“I don’t want any other moms, or dads for that matter, to go through what I’ve gone through because it’s horrible and if we can just save one more life, then I’ve done my job,” Weiss says.

Experts warn heating devices that burn fossil fuels, such as portable camping and heating stoves, can produce dangerous levels of carbon monoxide.

“Those are the items that produce carbon monoxide and when it’s not properly ventilated, the person becomes sick with flu-like symptoms, headache and becomes nauseous,” Reno Fire Marshal Tray Palmer says.

“Don’t be afraid to call,” Palmer says. “That’s why you pay taxes. We’re here to respond.”

Palmer says RFD receives a higher volume of carbon monoxide related calls during the winter months because people turn on their heating systems and mistakenly warm their cars in garages. He recommends you to install a carbon monoxide detector in your home near the bedrooms.

The CDC has these additional tips:

– Have your heating system, water heater and any other gas or coal-burning appliances serviced by a qualified technician every year
– Do not use portable flame less chemical heaters indoors
– Never use a generator inside your home, basement or garage or less than 20 feet from any window, door or vent; fatal levels of carbon monoxide can be produced in just minutes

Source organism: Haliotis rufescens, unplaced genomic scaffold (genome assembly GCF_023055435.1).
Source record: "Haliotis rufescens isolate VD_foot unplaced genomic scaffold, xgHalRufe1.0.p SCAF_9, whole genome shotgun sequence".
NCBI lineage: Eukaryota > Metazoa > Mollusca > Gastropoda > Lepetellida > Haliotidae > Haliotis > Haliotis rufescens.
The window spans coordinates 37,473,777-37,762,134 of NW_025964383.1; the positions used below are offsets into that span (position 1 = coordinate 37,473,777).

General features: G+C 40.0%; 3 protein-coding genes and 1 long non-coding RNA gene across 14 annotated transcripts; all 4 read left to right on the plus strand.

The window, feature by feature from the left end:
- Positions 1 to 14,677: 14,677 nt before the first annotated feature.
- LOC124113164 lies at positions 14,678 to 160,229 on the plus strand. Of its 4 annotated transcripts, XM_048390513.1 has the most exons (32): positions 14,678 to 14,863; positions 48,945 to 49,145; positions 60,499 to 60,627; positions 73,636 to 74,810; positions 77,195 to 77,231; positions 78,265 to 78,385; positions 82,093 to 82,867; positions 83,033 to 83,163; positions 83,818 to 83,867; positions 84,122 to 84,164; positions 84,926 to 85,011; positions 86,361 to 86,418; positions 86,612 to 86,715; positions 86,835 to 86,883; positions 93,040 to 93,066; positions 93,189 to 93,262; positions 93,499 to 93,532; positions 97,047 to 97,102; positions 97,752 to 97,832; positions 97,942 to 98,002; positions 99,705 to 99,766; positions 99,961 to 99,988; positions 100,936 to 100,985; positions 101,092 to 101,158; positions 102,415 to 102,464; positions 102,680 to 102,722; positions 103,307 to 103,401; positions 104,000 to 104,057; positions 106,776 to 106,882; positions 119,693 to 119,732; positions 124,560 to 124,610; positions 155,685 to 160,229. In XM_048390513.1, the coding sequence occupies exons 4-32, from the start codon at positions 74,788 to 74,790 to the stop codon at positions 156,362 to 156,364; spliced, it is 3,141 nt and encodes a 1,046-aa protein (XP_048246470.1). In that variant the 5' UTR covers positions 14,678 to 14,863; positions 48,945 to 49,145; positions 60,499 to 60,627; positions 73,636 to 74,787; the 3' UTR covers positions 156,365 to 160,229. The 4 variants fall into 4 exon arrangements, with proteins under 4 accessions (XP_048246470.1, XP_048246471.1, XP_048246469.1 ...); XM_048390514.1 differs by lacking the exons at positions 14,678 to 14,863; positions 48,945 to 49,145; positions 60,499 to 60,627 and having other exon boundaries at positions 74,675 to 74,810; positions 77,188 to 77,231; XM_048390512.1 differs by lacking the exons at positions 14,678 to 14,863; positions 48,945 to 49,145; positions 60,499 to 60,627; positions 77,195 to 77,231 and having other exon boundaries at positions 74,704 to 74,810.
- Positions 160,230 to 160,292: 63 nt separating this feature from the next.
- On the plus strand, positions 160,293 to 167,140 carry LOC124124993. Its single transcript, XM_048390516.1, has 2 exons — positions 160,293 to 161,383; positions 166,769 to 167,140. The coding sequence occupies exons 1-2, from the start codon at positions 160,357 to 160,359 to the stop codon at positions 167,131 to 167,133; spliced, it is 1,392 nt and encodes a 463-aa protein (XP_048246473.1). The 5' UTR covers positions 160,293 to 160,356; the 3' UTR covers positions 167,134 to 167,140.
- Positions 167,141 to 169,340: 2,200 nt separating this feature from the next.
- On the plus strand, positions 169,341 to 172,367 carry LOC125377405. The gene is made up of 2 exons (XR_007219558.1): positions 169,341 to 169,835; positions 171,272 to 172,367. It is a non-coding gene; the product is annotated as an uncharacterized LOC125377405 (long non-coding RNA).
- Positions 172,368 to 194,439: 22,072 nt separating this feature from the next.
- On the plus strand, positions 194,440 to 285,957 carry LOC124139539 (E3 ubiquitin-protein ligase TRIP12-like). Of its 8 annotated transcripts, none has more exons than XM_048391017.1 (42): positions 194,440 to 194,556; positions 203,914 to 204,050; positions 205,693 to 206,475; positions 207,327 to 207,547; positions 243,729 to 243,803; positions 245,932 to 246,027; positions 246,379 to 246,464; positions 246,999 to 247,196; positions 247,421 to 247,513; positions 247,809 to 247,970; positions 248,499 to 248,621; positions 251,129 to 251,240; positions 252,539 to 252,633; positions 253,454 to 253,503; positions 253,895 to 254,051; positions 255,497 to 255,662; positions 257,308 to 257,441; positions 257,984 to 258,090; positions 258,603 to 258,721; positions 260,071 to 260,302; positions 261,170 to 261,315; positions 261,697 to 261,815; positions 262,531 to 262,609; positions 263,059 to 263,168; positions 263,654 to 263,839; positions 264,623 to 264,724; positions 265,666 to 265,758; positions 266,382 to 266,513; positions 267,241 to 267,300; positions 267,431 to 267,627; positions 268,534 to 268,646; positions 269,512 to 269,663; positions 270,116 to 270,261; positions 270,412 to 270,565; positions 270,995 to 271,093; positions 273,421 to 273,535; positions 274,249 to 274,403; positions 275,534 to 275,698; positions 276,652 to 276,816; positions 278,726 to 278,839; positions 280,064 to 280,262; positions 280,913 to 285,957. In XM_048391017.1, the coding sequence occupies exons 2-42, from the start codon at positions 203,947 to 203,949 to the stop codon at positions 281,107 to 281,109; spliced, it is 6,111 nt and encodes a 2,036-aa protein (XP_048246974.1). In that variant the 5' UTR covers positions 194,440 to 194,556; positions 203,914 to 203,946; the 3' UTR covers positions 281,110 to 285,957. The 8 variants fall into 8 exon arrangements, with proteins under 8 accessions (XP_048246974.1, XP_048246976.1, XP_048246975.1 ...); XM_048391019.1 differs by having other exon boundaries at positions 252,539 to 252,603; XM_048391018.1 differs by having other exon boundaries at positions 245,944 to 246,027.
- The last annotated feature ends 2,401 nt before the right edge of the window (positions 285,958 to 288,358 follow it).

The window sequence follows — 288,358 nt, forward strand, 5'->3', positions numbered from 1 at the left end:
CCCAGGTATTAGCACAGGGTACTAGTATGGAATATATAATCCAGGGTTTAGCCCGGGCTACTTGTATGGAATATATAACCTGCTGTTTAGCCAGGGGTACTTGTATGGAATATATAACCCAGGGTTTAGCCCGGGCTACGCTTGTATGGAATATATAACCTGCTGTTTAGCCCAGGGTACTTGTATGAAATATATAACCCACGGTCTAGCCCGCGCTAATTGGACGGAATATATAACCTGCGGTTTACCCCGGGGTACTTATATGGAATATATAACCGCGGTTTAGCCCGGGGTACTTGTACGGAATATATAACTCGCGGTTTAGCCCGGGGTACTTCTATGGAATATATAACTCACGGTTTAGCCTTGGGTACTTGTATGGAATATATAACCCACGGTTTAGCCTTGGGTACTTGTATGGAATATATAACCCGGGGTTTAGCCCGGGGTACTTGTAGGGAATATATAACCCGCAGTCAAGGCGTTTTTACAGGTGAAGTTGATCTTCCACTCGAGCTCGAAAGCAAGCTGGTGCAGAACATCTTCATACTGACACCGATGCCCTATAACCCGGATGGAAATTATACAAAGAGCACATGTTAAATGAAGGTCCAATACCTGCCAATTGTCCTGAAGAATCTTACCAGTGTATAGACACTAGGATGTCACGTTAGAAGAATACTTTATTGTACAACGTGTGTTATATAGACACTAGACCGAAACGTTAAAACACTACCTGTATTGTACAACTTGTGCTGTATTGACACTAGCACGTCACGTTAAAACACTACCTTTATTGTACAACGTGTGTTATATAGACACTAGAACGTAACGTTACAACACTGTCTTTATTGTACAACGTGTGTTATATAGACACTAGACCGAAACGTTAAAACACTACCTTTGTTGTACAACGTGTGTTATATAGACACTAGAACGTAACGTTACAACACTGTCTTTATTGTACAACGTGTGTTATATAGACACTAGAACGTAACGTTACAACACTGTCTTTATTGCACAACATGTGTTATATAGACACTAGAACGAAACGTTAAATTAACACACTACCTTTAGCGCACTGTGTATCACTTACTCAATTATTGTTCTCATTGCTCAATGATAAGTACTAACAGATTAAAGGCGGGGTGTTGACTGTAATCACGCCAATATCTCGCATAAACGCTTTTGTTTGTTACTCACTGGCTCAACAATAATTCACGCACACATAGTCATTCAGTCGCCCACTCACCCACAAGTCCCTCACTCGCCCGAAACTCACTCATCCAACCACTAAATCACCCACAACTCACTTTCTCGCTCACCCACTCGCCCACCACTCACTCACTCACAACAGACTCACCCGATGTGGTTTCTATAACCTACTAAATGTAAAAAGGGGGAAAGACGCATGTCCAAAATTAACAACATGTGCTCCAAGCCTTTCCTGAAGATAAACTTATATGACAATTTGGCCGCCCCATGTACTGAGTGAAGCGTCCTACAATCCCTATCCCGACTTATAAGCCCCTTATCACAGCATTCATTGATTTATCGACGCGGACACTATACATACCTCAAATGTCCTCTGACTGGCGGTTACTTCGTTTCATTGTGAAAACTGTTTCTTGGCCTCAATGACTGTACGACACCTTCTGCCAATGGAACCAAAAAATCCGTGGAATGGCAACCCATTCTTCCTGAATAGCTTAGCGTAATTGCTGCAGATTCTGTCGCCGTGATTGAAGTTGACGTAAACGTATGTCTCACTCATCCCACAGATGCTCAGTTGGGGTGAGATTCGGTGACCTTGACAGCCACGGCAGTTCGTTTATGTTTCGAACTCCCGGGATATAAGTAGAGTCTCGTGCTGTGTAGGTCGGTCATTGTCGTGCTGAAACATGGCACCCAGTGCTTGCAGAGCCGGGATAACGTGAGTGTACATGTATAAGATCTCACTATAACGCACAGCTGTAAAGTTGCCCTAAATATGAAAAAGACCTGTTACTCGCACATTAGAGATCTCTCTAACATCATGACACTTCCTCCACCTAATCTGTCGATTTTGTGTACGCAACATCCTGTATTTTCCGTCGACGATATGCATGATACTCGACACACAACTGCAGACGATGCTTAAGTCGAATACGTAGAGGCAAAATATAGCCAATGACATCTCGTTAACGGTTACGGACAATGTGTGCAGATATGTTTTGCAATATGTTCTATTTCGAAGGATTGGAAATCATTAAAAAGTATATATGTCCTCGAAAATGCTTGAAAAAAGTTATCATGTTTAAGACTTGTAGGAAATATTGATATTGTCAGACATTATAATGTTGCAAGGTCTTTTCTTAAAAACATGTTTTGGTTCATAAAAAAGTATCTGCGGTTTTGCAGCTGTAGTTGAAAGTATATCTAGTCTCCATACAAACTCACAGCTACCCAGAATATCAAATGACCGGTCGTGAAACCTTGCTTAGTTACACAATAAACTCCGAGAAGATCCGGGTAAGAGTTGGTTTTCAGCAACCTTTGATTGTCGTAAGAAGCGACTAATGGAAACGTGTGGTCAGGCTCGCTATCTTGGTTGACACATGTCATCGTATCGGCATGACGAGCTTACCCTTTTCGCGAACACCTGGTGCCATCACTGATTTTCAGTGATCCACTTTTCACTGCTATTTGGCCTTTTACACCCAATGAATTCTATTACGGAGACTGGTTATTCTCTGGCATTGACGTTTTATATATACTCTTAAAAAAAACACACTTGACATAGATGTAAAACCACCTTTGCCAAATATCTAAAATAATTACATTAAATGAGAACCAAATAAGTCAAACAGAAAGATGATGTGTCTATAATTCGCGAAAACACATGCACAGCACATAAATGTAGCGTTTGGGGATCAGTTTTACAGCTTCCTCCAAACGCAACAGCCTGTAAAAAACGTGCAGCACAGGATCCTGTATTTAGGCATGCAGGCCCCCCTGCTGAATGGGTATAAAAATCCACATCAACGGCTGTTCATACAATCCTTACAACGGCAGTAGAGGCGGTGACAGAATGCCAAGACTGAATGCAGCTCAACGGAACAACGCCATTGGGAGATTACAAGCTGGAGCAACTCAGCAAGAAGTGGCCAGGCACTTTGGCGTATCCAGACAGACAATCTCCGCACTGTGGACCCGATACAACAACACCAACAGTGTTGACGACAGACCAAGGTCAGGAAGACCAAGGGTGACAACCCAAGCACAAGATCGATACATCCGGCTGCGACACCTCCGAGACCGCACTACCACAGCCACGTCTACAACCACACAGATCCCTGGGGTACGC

– Have your chimney checked and cleaned every year, and make sure your fireplace damper is open before lighting a fire and well after the fire is extinguished
– Make sure your gas appliances are vented properly
– Never use a gas oven for heating your home
– Never let a car idle in the garage
– Know the symptoms of carbon monoxide poisoning

Article Source: https://www.kolotv.com/content/news/Local-mom-raises-awareness-to-help-prevent-carbon-monoxide-poisoning-503000902.html

DOES INDOOR AIR QUALITY MATTER TO YOUR HEALTH?

Four Person's High-fiving Each Others

Most of us believe that a good diet and exercise is enough to lead a healthy life to enhance longevity. Have you ever thought that the quality of the air you breathe can make a difference in your lifespan? If you haven’t, then start considering some facts that emphasize the importance of indoor air quality on health. In recent years, poor air quality has been linked to various health conditions. Some of these conditions include, but are not limited to, respiratory infections, ischemic heart disease, chronic obstructive pulmonary disease, strokes and even lung cancer. Research has suggested a link between heart disease and red meat consumption, but a link has also been suggested to poor air quality. Considering Americans spend an average of almost 90% of their time indoors as shown in one survey, the consequences of indoor air quality on health can be especially significant.